New DMCA exemptions are going to make iPad and tablet jailbreaking/rooting illegal, starting next Sunday. Further updates will make it illegal to unlock phones and SIM cards purchased after January 26 of 2013.
Users of iOS products such as the iPhone and iPad have long enjoyed the privilege of legally 'Jailbreaking' the devices. The jailbreaking process grants users root access to the device in question, enabling them to run applications unapproved by Apple, and to use various customizations such as themes and UI modifications.
In July of 2010, a Digital Millennium Copyright Act exception was approved, officially legalizing the procedure. Such exemptions are granted by the U.S. Librarian of Congress when it believes that users are ultimately harmed when forbidden to engage in non-infringing activities. In 2010, it clearly believed that this was the case, to the chagrin of Apple.
iPad, displaying "Cydia", jailbroken app/tweak repository (image by The iPad Guide)
But this year, under advisement from the U.S Copyright Office, renewed exemptions to the DMCA will prevent users from jailbreaking or rooting tablet devices. All tablets, including the Apple iPad, will be affected by the new exemptions.
These new alterations follow a complaint to the Copyright Office by the Business Software Alliance (BSA). This July, the BSA argued to the Copyright Office that jailbreaking leads to piracy.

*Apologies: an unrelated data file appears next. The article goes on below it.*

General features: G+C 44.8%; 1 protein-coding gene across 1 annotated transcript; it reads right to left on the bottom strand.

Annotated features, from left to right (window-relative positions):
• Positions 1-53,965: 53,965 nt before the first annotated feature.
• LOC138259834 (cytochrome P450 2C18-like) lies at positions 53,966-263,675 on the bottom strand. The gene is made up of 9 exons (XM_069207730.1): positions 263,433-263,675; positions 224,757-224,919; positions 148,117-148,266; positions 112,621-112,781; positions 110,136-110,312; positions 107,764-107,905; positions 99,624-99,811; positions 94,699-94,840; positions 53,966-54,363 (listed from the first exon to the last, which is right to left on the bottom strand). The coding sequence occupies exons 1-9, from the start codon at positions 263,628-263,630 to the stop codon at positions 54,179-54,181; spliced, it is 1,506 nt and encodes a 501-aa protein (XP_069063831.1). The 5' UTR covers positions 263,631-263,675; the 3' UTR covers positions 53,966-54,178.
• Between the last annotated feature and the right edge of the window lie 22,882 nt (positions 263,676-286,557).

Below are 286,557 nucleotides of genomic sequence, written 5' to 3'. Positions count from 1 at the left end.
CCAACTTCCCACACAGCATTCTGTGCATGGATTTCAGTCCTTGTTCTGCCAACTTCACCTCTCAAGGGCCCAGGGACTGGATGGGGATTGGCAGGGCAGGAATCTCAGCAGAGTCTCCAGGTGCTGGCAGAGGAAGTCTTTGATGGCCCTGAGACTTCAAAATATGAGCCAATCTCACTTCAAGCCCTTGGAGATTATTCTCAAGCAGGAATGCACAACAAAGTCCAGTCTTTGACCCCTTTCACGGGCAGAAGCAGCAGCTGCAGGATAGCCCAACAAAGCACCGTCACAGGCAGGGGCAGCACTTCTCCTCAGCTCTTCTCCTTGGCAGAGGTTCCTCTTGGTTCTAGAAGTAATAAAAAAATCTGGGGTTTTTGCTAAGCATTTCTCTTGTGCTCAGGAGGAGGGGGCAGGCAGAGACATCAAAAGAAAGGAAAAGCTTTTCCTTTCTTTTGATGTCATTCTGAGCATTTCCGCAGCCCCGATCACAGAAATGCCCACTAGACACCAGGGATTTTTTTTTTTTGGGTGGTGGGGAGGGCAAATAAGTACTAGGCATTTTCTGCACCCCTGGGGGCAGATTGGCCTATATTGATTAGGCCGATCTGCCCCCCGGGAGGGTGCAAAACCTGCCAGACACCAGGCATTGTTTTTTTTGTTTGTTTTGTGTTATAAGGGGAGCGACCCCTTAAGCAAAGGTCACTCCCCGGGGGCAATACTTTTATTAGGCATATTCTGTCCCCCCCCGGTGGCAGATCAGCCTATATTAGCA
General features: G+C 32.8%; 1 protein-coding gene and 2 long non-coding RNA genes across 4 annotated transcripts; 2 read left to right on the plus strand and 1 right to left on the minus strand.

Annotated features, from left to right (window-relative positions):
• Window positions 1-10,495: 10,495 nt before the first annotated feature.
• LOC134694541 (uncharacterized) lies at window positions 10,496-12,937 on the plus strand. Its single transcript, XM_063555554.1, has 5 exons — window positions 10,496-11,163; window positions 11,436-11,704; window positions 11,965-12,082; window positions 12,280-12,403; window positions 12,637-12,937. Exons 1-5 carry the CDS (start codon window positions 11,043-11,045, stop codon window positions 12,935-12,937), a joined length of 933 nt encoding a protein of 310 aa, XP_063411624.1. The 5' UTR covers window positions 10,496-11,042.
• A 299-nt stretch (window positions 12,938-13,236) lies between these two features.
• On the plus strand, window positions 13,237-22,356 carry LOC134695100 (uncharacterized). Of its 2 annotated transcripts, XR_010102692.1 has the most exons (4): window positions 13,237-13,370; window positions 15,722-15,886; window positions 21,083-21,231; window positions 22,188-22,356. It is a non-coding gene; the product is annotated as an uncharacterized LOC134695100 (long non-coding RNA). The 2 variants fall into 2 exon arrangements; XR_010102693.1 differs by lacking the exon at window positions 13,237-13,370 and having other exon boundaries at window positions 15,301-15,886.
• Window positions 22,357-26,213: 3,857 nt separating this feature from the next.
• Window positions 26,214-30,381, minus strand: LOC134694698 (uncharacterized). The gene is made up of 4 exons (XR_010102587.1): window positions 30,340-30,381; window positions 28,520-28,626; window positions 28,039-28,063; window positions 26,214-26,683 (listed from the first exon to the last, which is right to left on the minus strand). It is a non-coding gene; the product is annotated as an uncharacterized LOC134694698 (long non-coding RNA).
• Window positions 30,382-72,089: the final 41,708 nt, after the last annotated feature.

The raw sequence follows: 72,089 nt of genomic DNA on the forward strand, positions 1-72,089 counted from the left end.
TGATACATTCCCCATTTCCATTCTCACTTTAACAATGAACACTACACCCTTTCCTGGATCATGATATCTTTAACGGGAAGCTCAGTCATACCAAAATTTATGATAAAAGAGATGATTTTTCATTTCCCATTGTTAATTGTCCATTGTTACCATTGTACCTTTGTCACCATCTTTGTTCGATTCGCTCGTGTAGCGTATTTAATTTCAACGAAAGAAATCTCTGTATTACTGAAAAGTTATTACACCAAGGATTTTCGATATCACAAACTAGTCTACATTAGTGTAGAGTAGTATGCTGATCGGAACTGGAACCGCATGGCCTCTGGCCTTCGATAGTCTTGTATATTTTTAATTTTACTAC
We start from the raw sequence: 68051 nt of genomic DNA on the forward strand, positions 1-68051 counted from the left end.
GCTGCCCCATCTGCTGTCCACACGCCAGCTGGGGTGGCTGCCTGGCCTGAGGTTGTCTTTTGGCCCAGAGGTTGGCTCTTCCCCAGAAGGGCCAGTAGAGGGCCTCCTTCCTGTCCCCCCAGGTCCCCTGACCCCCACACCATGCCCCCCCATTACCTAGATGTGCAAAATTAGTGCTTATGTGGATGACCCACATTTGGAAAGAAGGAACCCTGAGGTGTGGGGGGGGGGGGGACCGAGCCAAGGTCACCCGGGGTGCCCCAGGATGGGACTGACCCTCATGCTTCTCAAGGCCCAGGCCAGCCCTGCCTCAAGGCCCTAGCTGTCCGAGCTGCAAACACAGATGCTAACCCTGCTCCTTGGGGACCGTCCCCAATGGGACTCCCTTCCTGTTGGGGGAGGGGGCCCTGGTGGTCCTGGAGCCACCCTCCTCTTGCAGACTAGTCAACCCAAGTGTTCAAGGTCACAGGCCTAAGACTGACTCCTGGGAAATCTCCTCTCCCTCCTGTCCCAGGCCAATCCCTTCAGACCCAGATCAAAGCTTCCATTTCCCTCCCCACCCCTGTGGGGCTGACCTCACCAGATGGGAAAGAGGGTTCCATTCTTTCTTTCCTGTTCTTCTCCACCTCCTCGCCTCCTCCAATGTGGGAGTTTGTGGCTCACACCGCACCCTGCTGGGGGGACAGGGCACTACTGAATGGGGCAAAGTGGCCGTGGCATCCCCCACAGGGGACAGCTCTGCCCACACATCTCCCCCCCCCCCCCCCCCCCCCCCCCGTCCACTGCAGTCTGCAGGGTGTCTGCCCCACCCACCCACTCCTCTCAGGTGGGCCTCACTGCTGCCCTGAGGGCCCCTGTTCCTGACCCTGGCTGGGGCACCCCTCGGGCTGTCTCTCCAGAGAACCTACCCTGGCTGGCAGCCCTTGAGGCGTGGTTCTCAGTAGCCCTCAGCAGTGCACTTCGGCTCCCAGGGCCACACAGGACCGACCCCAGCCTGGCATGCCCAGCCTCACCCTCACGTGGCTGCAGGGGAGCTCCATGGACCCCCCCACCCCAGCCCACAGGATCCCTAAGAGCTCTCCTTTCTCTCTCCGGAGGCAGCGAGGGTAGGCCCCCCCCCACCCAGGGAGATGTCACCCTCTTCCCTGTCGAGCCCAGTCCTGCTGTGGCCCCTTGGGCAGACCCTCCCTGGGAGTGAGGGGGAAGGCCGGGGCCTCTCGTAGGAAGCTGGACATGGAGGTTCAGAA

“Jailbreaking enables the installation and execution of pirated — i.e., unlicensed — apps on a mobile device," the BSA wrote. "So there is a direct link between piracy and the circumvention of TPMs [technological protection measures], — jailbreaking is the precondition for making pirated apps valuable."
Digital rights advocacy group EEF (The Electronic Frontier Foundation) argued against this reasoning in its own letter to the Copyright Office.
"There are many legitimate, non-infringing reasons why a user might choose to jailbreak or root a device. These reasons range from installing non-infringing applications that happen to be unapproved by the device's vendor, to customizing a device's appearance, to transforming a phone into a flashlight."
But in an odd and confusing twist, the new exemptions which prevent users from rooting tablets do not prevent them from rooting phones. So, jailbreaking the iPhone will not be illegal.
The reason that tablets are receiving the prohibition, and phones are not, arises from ambiguity over the term 'tablet'. Tablets apparently constitute a broad and poorly defined class of devices with, according to the Copyright Office, "significant distinctions among them in terms of the way they operate, their intended purposes, and the nature of the applications they can accommodate."
Of additional relevance is the effects of new exemptions on 'unlocking'. Phone owners will not legally be able to alter their phones or SIM cards purchased after January 26, 2013 in order to make them compatible with other networks.
Anybody in the U.S using nonofficial apps on their jailbroken iPads will have to be willing to kiss them good bye on Sunday of next week, when the new exemptions take effect.